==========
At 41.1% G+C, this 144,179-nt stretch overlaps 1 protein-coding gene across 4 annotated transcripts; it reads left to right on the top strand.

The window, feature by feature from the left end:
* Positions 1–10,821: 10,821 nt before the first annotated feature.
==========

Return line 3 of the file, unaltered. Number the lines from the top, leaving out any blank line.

* Positions 1–10,821: 10,821 nt before the first annotated feature.